Sustainable living can often be overwhelming, and sometimes it can feel as though there is nothing you can individually do to make an impact. However, this is 100% not the case! It may not feel like it, but the little steps that you take to live an eco-conscious lifestyle have an incredible impact on you, your community and eventually the world. One small step that you could make is to educate yourself about composting.
What is composting? Composting is a natural process that helps break down organic matter and turn food scraps and other biodegradable items into fertilizer for your soil. This process can help reduce our carbon footprint and prevent our own waste ending up in landfill. So what are the benefits of composting? And how can we compost if we don’t have a garden?
Hannah Churton is the Worm Monger, an educational blog devoted to composting and reducing household organic paste, particularly in the urban environment. Her content is informative, witty and full of puns! We wanted to break down the facts about composting so that we all understand how easy it is.
Tell us a little bit about yourself and how you got into composting.
My parents introduced me to composting growing up and 'the habit' meant it was something I naturally continued into adulthood. My real passion for 'building soil' didn't really come until I got into gardening as an adult. I travelled overseas a lot for work and creating a garden was a way to build a home in a new and foreign city. And creating a garden means building soil. So many places I travelled had such poor soil so I needed to build my own with compost. The Worm Monger was born in Tel Aviv, after I was posted there for work in 2014. It was a way of documenting the rooftop garden I built in my ancient city apartment overlooking the Mediterranean. It was just a record for family to start out, but it caught on and I realised there was an experience and knowledge there that people were interested in. I now use my Instagram account to document the trials and tribulations of the community compost hub and verge garden that I run from my home in Brisbane. And I've recently gone 'full-nerd' and commenced a PhD in food waste reduction.
My mantra is: just get your hands dirty! The more you get out and just do it, the more you'll understand the process and the more proficient you'll become. - The Worm Monger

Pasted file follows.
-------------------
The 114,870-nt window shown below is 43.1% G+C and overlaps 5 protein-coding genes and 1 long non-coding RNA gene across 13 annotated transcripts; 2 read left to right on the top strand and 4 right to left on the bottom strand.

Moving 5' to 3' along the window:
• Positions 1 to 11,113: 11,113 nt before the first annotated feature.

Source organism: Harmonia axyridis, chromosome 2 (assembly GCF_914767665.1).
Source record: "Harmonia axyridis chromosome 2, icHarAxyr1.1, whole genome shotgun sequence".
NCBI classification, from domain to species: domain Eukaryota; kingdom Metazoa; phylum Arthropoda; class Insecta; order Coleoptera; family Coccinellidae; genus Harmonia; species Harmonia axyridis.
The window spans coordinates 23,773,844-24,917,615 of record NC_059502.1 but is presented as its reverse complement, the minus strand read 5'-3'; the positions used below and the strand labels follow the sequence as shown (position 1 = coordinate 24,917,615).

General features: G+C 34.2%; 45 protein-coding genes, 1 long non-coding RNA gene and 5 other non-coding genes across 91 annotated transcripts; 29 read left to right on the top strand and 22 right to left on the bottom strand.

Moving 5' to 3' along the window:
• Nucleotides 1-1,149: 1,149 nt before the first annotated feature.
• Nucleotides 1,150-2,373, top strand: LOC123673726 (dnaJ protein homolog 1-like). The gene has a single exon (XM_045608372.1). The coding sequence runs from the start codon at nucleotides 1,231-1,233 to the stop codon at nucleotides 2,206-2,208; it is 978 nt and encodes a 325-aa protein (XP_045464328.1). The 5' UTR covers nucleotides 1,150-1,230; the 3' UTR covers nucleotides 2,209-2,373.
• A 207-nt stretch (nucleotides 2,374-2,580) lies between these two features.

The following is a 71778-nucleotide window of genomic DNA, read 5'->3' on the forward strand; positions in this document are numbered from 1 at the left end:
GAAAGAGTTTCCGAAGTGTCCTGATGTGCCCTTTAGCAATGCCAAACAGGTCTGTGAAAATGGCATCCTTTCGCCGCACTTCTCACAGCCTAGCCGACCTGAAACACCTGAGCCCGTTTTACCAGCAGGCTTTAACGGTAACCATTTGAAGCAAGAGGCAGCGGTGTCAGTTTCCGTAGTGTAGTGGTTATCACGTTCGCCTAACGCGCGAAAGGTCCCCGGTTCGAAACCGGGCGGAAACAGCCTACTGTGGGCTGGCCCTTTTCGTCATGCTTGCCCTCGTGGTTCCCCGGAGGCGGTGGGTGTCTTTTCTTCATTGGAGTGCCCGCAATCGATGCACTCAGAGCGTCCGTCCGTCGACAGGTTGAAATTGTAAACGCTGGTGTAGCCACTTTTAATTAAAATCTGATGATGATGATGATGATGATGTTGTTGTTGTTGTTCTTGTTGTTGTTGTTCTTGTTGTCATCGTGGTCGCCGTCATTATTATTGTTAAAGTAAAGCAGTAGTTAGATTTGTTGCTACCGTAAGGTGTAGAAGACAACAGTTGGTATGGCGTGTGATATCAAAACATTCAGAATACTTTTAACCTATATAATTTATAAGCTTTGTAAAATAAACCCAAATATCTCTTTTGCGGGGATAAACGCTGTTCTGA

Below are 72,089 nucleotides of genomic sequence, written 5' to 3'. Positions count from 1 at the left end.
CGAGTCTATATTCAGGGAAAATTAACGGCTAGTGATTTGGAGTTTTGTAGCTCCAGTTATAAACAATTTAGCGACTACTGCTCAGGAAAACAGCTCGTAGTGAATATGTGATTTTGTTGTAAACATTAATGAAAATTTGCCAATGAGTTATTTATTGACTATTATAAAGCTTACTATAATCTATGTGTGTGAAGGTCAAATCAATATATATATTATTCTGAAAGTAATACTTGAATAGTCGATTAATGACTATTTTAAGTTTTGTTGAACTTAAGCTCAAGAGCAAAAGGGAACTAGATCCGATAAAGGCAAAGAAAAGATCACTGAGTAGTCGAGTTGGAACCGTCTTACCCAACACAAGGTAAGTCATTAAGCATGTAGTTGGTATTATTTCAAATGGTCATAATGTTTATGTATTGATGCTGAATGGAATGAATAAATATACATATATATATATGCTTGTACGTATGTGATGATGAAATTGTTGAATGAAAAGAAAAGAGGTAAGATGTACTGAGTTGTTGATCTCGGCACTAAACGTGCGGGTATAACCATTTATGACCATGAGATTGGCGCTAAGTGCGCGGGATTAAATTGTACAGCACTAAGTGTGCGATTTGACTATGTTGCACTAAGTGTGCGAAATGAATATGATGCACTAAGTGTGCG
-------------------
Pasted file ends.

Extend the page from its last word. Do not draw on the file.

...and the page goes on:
What are the benefits of composting?
Households produce over a third of the organic waste that goes to landfill. Many people don't realise that food waste in landfill is a significant cause of greenhouse gasses - in fact if food waste were a country it would be the third largest emitter after the USA and China. Composting diverts waste from landfill and is an easy and responsible way to deal with our food waste and help reverse climate change. Plus it builds amazing soil to boot from which we can grow and eat our own food. Grow, eat, compost, repeat. What could be better?
What is the 1 mistake people make when composting?
Not giving it a crack! Composting can be intimidating. Like everything, composting is perfected through practice, but you don't need to be perfect and contrary to popular belief, the rules are pretty simple. My mantra is: just get your hands dirty! The more you get out and just do it, the more you'll understand the process and the more proficient you'll become.
I live in an apartment, how can I compost?
I recommend one of three ways: 1) get yourself an urban worm farm. They are compact and can be kept on a deck, in a garage, in your laundry, or anywhere you want to get up close and personal with your worms; 2) Take it to your local community garden. Our cities are dotted with community gardens that often have compost hubs attached. It's a great way to manage your organic waste and get involved in community; 3) download the Sharewast app. Sharewaste is a platform for people who have food scraps and people who run compost systems to find one another.
We know that you can compost with food scraps and yard waste, but what about the clothes we wear?
You can compost any natural fibres, so yes you can compost clothing as long as it made from 100% natural fibre. Lots of people ask me about the risk of dyes, but modern dyes are nothing to worry about when returning it to the soil. Avoid synthetic fibres - they will not be broken down and run the risk of leaching microplastics into the soil. It's also really important to note that composting clothes should only be attempted if the clothing has reached the end of its wearing life. If it's still good to wear, either wear it, or give it to someone else to wear it!
At Bamboo Body, we consider the entire life cycle of a product from the materials used to the way the garment will be worn and then disposed of. Bamboo is a natural resource that is compostable - and it doesn’t take long to break down either! We’re so excited to be partnering with The Worm Monger to explore the composting process of Bamboo Clothing. In our next blog, Hannah will demonstrate how to compost your clothing, featuring samples from our Australian Made collection. These pieces are made of a bamboo and organic cotton blend and are accredited by Ethical Clothing Australia. We are looking forward to seeing the process!
In the meantime, follow The Worm Monger on Instagram @the_worm_monger, visit her website www.thewormmonger.com and read her ebook Compost Happens - Your Guide To Building And Maintaining A Worm Farm That’s The Sh!t